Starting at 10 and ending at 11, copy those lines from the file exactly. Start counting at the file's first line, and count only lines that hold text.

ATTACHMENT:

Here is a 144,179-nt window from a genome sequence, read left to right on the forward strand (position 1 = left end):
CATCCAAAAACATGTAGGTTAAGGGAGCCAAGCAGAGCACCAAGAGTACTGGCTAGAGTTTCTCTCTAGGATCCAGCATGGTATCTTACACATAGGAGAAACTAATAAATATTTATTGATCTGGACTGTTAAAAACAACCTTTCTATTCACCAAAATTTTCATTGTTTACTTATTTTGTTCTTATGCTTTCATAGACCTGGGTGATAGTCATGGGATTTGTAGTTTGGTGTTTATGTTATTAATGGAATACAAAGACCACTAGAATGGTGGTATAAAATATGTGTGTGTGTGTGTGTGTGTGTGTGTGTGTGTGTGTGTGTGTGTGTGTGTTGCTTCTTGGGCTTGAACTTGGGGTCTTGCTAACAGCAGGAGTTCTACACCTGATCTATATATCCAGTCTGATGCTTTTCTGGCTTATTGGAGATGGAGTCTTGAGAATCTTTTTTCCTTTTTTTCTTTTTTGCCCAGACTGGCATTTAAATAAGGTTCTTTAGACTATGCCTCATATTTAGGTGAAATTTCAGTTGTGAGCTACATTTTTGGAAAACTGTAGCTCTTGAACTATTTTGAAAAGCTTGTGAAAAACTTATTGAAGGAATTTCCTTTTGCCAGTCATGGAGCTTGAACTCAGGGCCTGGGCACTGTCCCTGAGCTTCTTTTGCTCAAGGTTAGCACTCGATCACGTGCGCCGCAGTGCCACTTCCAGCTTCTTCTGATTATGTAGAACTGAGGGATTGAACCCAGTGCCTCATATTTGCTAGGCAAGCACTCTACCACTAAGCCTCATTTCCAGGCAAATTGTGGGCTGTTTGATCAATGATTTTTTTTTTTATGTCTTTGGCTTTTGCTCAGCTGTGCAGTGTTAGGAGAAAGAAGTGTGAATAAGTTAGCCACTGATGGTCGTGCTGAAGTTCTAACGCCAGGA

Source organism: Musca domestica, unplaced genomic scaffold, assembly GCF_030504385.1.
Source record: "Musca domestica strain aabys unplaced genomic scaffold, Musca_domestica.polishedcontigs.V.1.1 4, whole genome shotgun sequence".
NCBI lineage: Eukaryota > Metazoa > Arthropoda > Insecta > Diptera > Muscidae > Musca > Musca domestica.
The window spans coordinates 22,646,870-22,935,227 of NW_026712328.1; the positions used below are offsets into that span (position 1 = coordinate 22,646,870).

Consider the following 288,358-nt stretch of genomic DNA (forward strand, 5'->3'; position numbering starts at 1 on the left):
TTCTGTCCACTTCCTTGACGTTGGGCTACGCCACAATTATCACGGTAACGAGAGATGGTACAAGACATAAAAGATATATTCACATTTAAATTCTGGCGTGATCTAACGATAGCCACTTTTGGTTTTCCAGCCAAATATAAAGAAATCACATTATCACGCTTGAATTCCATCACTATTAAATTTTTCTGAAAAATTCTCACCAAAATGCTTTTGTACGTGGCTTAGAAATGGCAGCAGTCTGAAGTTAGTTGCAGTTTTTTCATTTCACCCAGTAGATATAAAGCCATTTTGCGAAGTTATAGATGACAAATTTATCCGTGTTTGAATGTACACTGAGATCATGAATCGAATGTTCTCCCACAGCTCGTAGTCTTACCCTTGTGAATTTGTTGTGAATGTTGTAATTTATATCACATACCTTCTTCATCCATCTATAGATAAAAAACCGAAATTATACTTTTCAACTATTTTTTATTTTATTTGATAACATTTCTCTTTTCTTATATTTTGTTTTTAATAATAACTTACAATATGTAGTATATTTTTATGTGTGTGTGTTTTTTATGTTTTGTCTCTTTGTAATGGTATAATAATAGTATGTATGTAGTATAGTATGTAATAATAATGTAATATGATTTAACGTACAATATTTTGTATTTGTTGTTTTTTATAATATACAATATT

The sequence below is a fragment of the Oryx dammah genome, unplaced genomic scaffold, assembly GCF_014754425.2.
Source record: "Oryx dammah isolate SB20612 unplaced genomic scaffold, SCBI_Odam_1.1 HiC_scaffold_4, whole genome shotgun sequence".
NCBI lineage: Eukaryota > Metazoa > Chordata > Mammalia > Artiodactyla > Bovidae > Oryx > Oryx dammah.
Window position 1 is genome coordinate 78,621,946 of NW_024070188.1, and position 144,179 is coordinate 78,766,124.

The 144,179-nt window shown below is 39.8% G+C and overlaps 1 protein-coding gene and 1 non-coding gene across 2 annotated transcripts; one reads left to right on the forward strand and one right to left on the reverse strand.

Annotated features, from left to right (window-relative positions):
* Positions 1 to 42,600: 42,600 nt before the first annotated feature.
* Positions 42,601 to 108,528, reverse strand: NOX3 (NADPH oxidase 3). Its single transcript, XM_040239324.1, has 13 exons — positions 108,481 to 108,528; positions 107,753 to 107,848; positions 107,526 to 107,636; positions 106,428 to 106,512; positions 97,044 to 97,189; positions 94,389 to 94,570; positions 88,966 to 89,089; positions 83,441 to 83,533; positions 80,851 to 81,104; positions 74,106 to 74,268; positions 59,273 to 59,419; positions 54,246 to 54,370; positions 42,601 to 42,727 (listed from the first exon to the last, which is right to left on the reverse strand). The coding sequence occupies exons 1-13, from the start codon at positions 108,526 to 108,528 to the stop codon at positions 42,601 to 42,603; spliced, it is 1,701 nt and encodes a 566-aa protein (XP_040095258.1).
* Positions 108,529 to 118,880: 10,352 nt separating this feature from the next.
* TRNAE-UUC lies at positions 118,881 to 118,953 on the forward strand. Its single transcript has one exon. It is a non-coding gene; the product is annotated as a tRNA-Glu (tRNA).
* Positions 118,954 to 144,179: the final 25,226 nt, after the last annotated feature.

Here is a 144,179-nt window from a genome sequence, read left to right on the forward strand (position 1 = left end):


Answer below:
Source record: "Oryx dammah isolate SB20612 unplaced genomic scaffold, SCBI_Odam_1.1 HiC_scaffold_4, whole genome shotgun sequence".
NCBI lineage: Eukaryota > Metazoa > Chordata > Mammalia > Artiodactyla > Bovidae > Oryx > Oryx dammah.